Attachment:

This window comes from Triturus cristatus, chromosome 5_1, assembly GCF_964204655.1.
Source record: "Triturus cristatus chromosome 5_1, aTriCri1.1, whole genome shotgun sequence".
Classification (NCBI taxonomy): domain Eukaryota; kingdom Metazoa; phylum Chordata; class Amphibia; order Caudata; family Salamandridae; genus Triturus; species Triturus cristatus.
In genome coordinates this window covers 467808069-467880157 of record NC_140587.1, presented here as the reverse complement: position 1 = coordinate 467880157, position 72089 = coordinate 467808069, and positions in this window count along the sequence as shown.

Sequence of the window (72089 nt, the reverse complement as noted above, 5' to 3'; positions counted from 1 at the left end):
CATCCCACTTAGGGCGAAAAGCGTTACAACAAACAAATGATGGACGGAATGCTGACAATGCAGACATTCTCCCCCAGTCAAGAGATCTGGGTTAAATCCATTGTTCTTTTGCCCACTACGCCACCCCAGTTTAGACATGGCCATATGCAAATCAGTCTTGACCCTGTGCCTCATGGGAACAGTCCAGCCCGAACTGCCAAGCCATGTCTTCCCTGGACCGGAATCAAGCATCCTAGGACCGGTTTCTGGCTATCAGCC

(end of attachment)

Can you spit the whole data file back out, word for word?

This window comes from Triturus cristatus, chromosome 5_1, assembly GCF_964204655.1.
Source record: "Triturus cristatus chromosome 5_1, aTriCri1.1, whole genome shotgun sequence".
Classification (NCBI taxonomy): domain Eukaryota; kingdom Metazoa; phylum Chordata; class Amphibia; order Caudata; family Salamandridae; genus Triturus; species Triturus cristatus.
In genome coordinates this window covers 467808069-467880157 of record NC_140587.1, presented here as the reverse complement: position 1 = coordinate 467880157, position 72089 = coordinate 467808069, and positions in this window count along the sequence as shown.

Sequence of the window (72089 nt, the reverse complement as noted above, 5' to 3'; positions counted from 1 at the left end):
CATCCCACTTAGGGCGAAAAGCGTTACAACAAACAAATGATGGACGGAATGCTGACAATGCAGACATTCTCCCCCAGTCAAGAGATCTGGGTTAAATCCATTGTTCTTTTGCCCACTACGCCACCCCAGTTTAGACATGGCCATATGCAAATCAGTCTTGACCCTGTGCCTCATGGGAACAGTCCAGCCCGAACTGCCAAGCCATGTCTTCCCTGGACCGGAATCAAGCATCCTAGGACCGGTTTCTGGCTATCAGCC